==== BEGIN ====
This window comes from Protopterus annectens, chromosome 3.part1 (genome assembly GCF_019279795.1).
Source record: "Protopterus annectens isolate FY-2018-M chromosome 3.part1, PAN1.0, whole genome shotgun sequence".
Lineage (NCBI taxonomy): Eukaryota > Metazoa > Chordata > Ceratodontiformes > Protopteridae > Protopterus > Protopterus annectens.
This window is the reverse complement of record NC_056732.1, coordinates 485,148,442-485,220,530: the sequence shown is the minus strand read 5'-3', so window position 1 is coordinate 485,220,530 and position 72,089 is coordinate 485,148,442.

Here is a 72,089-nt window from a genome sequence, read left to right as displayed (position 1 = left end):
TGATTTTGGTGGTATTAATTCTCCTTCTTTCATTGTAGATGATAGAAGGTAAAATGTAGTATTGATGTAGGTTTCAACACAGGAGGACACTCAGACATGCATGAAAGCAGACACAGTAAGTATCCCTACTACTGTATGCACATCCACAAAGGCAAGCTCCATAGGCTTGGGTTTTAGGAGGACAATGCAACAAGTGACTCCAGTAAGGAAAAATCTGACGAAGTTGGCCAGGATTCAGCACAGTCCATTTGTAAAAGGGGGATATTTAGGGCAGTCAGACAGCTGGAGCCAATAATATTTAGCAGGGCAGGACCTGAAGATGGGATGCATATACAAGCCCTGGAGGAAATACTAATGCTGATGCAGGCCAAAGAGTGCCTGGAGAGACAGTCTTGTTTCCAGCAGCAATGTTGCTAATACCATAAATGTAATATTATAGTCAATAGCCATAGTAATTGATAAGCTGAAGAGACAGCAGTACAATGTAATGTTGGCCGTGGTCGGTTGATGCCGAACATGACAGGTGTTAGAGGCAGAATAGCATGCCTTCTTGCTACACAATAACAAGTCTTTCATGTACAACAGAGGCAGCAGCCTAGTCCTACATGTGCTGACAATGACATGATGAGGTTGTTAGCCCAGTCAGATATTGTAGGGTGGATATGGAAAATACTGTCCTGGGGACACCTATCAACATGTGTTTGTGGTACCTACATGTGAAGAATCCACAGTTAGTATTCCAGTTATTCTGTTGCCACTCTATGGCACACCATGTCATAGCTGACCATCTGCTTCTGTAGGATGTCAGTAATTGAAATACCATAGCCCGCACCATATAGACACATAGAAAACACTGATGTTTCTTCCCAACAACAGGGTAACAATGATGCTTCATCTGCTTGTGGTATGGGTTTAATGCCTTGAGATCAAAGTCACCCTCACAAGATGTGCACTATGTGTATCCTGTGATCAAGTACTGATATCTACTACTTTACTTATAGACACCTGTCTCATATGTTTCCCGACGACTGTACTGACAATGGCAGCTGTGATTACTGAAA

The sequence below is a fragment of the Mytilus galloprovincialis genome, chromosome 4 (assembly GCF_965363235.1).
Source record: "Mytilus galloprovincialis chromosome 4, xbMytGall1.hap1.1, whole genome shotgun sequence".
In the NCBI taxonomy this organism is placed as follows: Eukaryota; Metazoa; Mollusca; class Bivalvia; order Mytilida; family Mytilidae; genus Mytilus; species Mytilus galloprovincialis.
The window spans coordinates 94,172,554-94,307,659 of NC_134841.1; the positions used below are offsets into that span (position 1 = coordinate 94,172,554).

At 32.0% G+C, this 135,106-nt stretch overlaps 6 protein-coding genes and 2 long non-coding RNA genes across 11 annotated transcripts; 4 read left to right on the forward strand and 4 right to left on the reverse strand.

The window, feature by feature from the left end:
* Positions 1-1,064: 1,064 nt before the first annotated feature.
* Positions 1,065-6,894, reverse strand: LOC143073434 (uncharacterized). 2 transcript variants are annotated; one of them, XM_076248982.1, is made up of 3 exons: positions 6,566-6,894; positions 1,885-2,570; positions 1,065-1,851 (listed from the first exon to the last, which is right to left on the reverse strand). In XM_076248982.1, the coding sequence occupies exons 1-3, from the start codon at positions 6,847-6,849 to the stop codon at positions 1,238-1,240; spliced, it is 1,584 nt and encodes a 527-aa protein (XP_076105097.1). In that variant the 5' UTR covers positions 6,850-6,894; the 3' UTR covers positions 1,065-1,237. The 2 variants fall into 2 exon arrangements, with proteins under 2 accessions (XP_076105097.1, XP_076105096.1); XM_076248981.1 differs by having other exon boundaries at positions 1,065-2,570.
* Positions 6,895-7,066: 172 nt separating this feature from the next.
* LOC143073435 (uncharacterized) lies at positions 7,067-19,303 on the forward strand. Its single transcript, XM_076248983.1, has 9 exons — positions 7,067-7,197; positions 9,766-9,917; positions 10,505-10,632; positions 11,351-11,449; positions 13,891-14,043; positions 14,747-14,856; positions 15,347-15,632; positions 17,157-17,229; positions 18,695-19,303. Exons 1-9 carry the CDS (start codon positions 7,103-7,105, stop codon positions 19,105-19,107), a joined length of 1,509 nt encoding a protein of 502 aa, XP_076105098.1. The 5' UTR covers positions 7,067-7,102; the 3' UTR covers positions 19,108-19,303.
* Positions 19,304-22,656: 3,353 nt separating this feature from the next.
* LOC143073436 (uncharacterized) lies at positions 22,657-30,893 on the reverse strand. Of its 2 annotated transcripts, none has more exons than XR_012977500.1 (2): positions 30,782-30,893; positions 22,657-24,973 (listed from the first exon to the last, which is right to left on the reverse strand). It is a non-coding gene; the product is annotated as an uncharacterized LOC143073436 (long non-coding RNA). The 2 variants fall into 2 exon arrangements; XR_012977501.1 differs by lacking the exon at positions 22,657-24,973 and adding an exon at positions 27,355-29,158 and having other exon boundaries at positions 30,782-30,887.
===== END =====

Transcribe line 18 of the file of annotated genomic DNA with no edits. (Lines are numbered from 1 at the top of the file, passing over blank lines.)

* LOC143073436 (uncharacterized) lies at positions 22,657-30,893 on the reverse strand. Of its 2 annotated transcripts, none has more exons than XR_012977500.1 (2): positions 30,782-30,893; positions 22,657-24,973 (listed from the first exon to the last, which is right to left on the reverse strand). It is a non-coding gene; the product is annotated as an uncharacterized LOC143073436 (long non-coding RNA). The 2 variants fall into 2 exon arrangements; XR_012977501.1 differs by lacking the exon at positions 22,657-24,973 and adding an exon at positions 27,355-29,158 and having other exon boundaries at positions 30,782-30,887.